Showing posts with label ICOP. Show all posts
Showing posts with label ICOP. Show all posts

Wednesday, July 17, 2013

ICOP XIV in Vancouver 28 July to 2 August 2013

The International Congress of Protistology (ICOP) takes place every four years, and so the 14th ICOP takes place from the 28th of July to the 2nd of August in Vancouver, Canada.

Most single-celled parasites infecting humans are known as 'protozoa', but Blastocystis does not belong to this group of organisms; meanwhile, protists comprise both protozoa along with a multitude of other very diverse species, including the Stramenopiles, to which Blastocystis belong. Protists include both uni- and multi-cellular eukaryotic organisms and are distinguished from animals, fungi and plants by a simpler cellular organisation.

The conference abstract book can be downloaded here, and presents a perplexing multitude of very interesting and diverse abstracts. There are four abstracts on Blastocystis alone, and two of them are presented by Dr Roger's group in Halifax, Canada + their international colleagues.

Phylogenomic analyses of large-scale alignments enable the outlining  of evolutionary relationship among major eukaryotic lineages and are highly facilitated by recent technological advances; several abstracts deal with such analyses. Eme et al. (Roger's group) present additional observations from an important phylogenomic study of Blastocystis sp. ST1 reiterating the importance of lateral gene transfer in enabling Blastocystis to adapt to a parasitic life style. Gentekaki et al. (Roger's group) present data on the draft genome of Blastocystis sp. ST1. Until recently, only one Blastocystis genome was available, namely that of ST7. The present data show remarkable differences between the ST1 draft genome and the ST7 genome. While the genome of ST7 comprises 18.8 MB, the genome of ST1 is only 14.0 MB long, and apparently there's  virtually no synteny among the two genomes! Almost 30% of the 5,637 predicted ST1 genes had no homologues in ST7. What is more: 'Orthologous proteins shared by the two genomes are only 51% identical on average. The predicted secreted protein repertoire also differs significantly; ST7 possesses ~300 whereas ST1-NandII has only 129.' Indeed, it appears that Blastocystis comprises some extremely diverse organisms! We are still trying to explore the clinical implications of this...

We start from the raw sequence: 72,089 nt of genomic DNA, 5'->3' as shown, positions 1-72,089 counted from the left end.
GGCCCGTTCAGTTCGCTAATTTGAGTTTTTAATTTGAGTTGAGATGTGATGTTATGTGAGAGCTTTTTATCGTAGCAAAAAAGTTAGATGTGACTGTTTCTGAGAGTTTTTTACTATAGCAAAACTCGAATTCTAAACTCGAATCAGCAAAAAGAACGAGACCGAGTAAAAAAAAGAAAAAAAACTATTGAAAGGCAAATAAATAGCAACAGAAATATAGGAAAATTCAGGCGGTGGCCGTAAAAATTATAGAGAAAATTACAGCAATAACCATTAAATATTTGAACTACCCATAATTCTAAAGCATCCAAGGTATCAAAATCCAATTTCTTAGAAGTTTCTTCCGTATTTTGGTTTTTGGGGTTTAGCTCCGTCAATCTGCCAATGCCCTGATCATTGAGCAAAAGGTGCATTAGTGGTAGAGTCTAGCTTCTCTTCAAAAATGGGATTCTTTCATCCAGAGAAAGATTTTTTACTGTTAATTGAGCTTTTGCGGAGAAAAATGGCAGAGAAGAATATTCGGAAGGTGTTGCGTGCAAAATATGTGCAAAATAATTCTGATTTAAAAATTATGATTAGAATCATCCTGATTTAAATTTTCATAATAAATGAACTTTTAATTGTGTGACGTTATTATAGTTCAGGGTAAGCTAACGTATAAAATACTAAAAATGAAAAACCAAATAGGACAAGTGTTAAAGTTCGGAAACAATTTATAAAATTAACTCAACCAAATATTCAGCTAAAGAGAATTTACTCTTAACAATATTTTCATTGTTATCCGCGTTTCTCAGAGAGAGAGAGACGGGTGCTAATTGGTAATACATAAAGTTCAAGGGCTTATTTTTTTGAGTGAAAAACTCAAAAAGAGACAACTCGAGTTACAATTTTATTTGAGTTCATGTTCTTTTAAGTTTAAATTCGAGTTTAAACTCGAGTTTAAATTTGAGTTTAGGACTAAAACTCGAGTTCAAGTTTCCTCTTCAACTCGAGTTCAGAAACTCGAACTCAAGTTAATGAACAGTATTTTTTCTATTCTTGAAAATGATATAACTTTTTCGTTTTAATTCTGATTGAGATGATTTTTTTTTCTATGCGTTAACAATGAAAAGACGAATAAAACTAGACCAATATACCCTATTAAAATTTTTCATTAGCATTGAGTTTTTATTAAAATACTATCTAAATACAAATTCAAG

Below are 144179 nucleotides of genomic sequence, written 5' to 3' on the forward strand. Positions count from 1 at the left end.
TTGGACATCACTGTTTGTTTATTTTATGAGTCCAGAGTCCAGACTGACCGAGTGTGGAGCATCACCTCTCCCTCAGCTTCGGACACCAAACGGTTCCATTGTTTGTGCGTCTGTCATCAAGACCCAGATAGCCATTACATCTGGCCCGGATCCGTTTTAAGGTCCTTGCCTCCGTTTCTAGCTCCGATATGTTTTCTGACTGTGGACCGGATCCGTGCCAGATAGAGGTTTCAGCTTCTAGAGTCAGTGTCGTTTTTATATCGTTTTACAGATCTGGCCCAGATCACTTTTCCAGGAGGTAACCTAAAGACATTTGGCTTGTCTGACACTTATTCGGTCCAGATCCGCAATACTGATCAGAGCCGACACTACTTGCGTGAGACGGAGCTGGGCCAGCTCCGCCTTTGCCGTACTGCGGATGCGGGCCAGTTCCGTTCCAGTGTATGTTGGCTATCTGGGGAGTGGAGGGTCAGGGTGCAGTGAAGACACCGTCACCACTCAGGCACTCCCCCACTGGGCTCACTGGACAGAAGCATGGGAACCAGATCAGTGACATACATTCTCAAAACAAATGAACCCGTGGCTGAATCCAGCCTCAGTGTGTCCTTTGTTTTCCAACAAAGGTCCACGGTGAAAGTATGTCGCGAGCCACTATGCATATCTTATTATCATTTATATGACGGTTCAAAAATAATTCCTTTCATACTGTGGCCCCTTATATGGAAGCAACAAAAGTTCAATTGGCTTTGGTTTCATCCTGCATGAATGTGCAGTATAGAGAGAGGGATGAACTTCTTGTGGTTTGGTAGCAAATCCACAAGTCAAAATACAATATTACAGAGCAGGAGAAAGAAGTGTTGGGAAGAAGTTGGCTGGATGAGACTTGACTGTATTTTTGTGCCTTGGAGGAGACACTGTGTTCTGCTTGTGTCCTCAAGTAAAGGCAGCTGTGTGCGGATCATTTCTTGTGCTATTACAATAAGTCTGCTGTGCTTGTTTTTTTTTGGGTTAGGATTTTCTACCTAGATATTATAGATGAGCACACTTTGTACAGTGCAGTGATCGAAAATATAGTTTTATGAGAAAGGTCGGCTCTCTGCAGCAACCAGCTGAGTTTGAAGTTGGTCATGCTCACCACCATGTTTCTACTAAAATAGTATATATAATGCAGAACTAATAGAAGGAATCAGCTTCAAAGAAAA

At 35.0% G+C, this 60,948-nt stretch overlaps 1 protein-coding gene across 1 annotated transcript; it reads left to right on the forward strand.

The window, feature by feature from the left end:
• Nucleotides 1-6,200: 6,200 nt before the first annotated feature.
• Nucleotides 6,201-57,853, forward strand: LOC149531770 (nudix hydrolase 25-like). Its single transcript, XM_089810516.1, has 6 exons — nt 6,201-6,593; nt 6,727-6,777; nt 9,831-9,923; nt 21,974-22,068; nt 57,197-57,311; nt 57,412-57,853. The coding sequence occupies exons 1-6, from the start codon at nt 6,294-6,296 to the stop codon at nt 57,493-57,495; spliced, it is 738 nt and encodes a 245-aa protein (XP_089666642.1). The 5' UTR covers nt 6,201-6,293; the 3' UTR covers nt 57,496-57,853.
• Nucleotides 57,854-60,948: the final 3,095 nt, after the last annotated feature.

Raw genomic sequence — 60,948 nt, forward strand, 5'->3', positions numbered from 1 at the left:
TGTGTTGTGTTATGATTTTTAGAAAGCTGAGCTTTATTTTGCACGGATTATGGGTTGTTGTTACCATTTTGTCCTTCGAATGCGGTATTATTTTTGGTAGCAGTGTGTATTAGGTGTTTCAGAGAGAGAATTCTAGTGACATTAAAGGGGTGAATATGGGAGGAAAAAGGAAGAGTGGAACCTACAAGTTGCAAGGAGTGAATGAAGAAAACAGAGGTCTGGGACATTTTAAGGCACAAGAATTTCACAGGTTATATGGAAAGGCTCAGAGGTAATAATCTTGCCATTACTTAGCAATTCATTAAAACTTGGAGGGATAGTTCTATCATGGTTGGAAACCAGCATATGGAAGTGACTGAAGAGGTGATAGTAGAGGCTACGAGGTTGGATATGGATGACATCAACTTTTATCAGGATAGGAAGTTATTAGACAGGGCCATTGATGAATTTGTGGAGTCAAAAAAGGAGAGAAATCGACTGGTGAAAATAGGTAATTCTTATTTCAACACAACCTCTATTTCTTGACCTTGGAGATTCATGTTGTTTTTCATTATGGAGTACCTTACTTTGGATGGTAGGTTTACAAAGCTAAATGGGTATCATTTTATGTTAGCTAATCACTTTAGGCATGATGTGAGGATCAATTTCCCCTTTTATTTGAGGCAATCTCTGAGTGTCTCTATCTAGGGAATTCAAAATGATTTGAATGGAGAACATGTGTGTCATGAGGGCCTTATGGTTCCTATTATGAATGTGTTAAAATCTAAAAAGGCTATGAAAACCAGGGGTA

Alison Jacob, Graham Clark, and I contribute with an abstract on comparative analyses of 8 mitochondrion-like organelle (MLO) genomes from 5 subtypes. Contrary to the nuclear genomes, there is complete synteny and homology between the subtypes at MLO level, although the sequences diverge by up to 25%.

Tamalee Roberts and colleagues present data from analysis of 438 samples from a staggering 38 species in Australia. They found Blastocystis in 18 species, including kangaroos, wallaroos, snow leopard, and ostrich, and obtained subtype data from a total 80 samples.

The genetic universe of  Entamoeba is expanding quickly in these years. Silberman and colleagues (Arkansas, USA) provide data from analysis of Entamoeba from insects such as honeybees, cranefly larvae and multiple cockroach and beetle species. There is no information on any pathogenic properties of insect-infecting Entamoeba however.